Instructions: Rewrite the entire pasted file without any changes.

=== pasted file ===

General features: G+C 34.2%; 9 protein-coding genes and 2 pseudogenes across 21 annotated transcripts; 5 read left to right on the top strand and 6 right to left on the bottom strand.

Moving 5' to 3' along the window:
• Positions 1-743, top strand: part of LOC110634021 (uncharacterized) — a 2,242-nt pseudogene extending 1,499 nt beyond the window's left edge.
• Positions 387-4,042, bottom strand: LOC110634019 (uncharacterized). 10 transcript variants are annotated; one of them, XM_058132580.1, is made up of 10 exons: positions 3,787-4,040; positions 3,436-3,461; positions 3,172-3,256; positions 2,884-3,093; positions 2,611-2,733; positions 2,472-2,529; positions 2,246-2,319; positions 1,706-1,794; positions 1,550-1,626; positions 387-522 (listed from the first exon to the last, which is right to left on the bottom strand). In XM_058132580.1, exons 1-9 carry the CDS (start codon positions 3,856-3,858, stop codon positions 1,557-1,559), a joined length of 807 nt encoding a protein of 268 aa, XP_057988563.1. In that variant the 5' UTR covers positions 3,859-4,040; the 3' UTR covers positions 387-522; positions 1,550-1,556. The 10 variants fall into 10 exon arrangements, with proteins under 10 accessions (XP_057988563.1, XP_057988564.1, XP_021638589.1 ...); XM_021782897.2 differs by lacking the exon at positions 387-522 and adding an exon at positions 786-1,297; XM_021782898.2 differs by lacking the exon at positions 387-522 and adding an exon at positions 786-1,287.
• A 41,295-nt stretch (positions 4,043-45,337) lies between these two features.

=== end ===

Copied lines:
General features: G+C 34.2%; 9 protein-coding genes and 2 pseudogenes across 21 annotated transcripts; 5 read left to right on the top strand and 6 right to left on the bottom strand.

Moving 5' to 3' along the window:
• Positions 1-743, top strand: part of LOC110634021 (uncharacterized) — a 2,242-nt pseudogene extending 1,499 nt beyond the window's left edge.
• Positions 387-4,042, bottom strand: LOC110634019 (uncharacterized). 10 transcript variants are annotated; one of them, XM_058132580.1, is made up of 10 exons: positions 3,787-4,040; positions 3,436-3,461; positions 3,172-3,256; positions 2,884-3,093; positions 2,611-2,733; positions 2,472-2,529; positions 2,246-2,319; positions 1,706-1,794; positions 1,550-1,626; positions 387-522 (listed from the first exon to the last, which is right to left on the bottom strand). In XM_058132580.1, exons 1-9 carry the CDS (start codon positions 3,856-3,858, stop codon positions 1,557-1,559), a joined length of 807 nt encoding a protein of 268 aa, XP_057988563.1. In that variant the 5' UTR covers positions 3,859-4,040; the 3' UTR covers positions 387-522; positions 1,550-1,556. The 10 variants fall into 10 exon arrangements, with proteins under 10 accessions (XP_057988563.1, XP_057988564.1, XP_021638589.1 ...); XM_021782897.2 differs by lacking the exon at positions 387-522 and adding an exon at positions 786-1,297; XM_021782898.2 differs by lacking the exon at positions 387-522 and adding an exon at positions 786-1,287.
• A 41,295-nt stretch (positions 4,043-45,337) lies between these two features.